Dr. King continued, invoking the powerful memory of the four young African American girls killed in the racist bombing of the 16th Street Baptist Church on September 15, 1963, and two more youth killed in the protests that immediately followed. He wrote, quote, “There could be no more fitting tribute to the children of Birmingham than to have the Senate for the first time in history bury a civil rights filibuster. The dead children cannot be restored, but living children can be given a life. The assassins who still walk the streets will still be unpunished, but at least they will be defeated.”
Those are the words of the Reverend Dr. Martin Luther King in 1964. He could have given this speech on the floor of the Senate today. Jeffery Robinson, if you could respond to that, and then in the context of the whole subject of your film?
JEFFERY ROBINSON: Well, I think this is one of the very interesting things. What you just read would likely be banned in any number of states that have, quote-unquote, “anti-CRT” laws. And this is the danger of trying to erase the facts of our history. We can’t look back and say, “Wait a minute, we’ve here before. We’ve been at this exact place before.” And if we don’t learn from what happened then, we are doomed to take the wrong path as we go forward.
The entire purpose of this film is to ask people to take a long hard look at our actual history of white supremacy and anti-Black racism. That is something that has been really erased from the common narrative and creation story about America. And this film and the Who We Are Project is intent on getting it back, getting it back for all of us.
AMY GOODMAN: Let’s bring Emily and Sarah Kunstler into this conversation, the directors and producers of this remarkable film, Who We Are. Talk about how you got involved. It is premiering this weekend.
SARAH KUNSTLER: Thank you, Amy.
Well, I heard Jeffery speak, and it was at a — Emily hates when I say this. It was at a continuing legal education seminar, which Emily says makes it sound boring. And I expected it to be boring. And I also — the topic was the history of racism in America, and I expected to know it already. That’s the hubris with which I went into hearing Jeffery speak for the first time. And I walked out of that room, and I couldn’t look at anything the same way ever again. I mean, Jeffery’s talk changed my life.
And I’m a filmmaker, and I make films with my sister. And I knew, having left that room, having had that transformative experience, that there was certainly a film there, and really felt an obligation to help Jeffery bring his talk to the widest audience possible. So I called Emily, and I got her on the hook, and I said, you know, “I know what you’re doing for the next five years.” And that’s how the project started.
AMY GOODMAN: I want to go to another clip of the documentary, Who We Are.
JEFFERY ROBINSON: This is what luck looks like. I have worked as hard as anybody in this theater to get where I am today, and I am proud of that. But I am lucky. I was not the smartest kid in my neighborhood. And that ball that we saw rolling back when King got shot, the only reason I didn’t get crushed by that ball is that I had unicorns for parents, who figured out some way to get their kids into a situation where they had a better chance to succeed. And if that’s what it takes to have a legitimate chance at success, having unicorns for parents or just having dumb luck, is that really a country that you want to live in?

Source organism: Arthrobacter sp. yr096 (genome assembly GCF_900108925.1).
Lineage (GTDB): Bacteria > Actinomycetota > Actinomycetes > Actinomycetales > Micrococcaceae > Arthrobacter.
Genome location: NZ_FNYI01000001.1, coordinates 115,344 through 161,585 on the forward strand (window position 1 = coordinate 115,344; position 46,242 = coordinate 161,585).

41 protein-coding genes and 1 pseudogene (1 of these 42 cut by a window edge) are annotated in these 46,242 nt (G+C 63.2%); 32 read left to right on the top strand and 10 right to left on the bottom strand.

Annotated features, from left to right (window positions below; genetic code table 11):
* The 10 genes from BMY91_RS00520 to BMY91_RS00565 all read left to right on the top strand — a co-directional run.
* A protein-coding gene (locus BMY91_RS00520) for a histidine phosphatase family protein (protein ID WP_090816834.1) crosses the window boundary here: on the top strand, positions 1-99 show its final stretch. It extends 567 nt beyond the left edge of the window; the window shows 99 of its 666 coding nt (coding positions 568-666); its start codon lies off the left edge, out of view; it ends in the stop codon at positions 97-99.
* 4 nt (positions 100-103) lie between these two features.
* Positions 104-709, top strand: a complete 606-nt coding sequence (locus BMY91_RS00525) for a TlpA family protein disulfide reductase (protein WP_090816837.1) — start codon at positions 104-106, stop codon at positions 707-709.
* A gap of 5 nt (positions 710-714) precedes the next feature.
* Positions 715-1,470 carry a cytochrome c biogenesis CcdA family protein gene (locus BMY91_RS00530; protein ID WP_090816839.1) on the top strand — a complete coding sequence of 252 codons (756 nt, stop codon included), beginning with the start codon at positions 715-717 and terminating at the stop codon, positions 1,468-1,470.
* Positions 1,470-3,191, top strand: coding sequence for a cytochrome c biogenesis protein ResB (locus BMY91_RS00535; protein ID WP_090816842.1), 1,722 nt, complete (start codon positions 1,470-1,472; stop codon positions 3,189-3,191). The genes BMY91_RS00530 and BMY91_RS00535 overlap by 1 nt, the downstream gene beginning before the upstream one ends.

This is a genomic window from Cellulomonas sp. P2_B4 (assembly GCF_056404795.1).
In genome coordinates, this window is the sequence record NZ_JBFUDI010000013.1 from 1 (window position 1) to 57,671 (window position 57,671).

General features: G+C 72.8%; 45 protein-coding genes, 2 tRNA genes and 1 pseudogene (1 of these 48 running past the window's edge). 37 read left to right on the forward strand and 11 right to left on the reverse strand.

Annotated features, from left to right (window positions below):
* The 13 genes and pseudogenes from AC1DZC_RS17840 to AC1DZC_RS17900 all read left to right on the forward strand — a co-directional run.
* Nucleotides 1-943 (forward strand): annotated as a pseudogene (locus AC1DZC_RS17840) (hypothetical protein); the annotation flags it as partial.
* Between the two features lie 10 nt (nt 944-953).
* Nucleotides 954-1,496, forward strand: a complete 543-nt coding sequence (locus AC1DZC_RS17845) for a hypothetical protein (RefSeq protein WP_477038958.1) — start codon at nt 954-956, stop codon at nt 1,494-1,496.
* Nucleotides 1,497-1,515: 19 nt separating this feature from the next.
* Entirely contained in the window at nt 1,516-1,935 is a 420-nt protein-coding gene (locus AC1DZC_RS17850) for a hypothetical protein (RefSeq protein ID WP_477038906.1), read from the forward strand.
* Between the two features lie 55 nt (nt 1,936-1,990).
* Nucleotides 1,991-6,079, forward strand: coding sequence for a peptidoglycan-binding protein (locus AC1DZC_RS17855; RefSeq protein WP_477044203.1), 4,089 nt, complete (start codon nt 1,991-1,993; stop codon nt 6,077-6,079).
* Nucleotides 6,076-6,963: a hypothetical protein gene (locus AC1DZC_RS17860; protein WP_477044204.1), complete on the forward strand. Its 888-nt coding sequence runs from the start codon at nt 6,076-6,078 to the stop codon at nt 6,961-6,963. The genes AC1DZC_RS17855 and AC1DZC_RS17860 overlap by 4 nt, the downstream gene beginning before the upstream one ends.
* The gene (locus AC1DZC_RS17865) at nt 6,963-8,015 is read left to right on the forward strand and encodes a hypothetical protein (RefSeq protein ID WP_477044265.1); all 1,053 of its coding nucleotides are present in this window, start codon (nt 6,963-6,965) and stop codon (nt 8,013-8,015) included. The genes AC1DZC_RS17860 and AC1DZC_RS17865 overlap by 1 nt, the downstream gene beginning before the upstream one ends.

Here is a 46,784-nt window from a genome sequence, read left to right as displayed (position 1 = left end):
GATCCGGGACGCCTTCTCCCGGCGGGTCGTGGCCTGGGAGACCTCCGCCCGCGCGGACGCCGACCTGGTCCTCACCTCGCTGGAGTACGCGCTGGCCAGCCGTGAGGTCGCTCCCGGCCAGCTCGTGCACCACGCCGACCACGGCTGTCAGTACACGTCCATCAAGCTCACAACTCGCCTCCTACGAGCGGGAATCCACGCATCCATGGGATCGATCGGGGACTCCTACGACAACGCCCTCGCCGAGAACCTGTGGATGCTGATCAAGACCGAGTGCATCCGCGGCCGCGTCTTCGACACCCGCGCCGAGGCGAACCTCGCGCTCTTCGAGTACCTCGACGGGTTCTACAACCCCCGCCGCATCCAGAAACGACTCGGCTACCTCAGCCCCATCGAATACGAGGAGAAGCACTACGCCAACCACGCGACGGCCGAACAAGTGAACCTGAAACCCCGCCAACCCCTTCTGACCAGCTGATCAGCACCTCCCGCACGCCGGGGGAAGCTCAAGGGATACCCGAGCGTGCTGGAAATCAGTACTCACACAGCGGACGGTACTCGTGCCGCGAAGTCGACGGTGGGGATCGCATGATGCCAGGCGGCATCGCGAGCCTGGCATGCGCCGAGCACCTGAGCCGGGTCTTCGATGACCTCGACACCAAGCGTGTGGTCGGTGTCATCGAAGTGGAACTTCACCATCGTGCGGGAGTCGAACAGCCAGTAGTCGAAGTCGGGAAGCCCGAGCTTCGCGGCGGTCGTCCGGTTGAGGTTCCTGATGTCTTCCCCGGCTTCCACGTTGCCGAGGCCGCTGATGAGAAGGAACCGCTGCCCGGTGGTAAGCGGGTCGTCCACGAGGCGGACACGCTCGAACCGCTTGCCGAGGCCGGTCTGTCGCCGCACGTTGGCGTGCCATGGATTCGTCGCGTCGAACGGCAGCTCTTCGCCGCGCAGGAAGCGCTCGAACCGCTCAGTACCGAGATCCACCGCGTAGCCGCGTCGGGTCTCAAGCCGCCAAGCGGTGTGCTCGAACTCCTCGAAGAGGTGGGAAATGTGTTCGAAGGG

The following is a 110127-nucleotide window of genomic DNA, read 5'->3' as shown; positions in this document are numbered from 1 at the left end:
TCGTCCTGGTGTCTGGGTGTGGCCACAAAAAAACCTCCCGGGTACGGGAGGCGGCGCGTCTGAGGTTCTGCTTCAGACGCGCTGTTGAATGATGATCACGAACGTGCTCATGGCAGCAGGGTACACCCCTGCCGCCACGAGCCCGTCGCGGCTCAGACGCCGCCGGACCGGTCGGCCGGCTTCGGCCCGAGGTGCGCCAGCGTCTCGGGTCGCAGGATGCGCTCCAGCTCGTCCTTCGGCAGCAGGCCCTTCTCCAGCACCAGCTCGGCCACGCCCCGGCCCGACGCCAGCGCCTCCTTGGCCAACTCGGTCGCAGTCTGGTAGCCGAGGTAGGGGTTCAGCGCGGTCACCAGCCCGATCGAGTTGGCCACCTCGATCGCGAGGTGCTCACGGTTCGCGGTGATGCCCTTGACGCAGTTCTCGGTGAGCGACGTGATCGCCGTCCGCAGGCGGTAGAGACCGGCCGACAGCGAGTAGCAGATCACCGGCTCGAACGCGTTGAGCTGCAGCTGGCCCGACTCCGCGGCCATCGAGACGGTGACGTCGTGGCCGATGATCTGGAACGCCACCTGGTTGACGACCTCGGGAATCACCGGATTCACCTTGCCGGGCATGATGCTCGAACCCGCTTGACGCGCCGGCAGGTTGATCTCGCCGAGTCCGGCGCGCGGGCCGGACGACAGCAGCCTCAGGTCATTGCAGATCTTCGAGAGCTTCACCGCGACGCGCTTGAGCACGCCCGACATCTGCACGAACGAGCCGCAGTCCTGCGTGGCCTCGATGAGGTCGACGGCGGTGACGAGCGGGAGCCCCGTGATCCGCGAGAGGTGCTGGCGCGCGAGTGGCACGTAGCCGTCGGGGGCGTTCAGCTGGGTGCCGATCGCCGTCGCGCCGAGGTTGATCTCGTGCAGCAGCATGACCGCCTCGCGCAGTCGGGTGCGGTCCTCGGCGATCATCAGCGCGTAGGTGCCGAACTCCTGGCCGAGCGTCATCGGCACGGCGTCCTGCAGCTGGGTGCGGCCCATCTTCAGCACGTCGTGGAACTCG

And so, when you hear words, when you hear the concept expressed of white privilege, I am begging you to think about that in different way. White privilege doesn’t mean that you haven’t worked hard. It doesn’t mean that you haven’t overcome obstacles. It means that you walk through the world differently than the Black and Brown people in this country. It does not take away from your hard work or your accomplishments at all. It simply says this playing field is not level.
AMY GOODMAN: That’s Jeffery Robinson, the main subject of this film, Who We Are, dealing with racism in America. As you talk about your growing up, Jeffery, if you could elaborate on that? And also, talk about your son and how he inspired you, as well, your son who is also your nephew.
JEFFERY ROBINSON: Well, in 2011, my sister-in-law, who lived in New York, passed away, and she was a single mom raising my nephew along with her mother. And my sister-in-law passed away in April, and my mother-in-law passed away later that year. So Matthew was 13, and he moved from New York to Seattle. And my wife and I didn’t have kids, and all of a sudden we did, and there’s a 13-year-old young Black male in my house.
And I had been a criminal defense lawyer for decades and working on issues of racial justice that entire time. And it got very, very personal. And I was scared, so I started to read. And I don’t really know what I was looking for, but I know what I found. And what I found were all kinds of facts about the history of white supremacy and anti-Black racism, the role that those two things played in the founding of our country and going forward from there. And I was shocked, because I grew up in Memphis, Tennessee. I was born in 1956. I didn’t have to read about the civil rights movement; it’s what I walked into when I left my home. My older brother and I integrated a Catholic school in Memphis in 1963. And despite having one of the best educations in America, I was finding out this material in my fifties.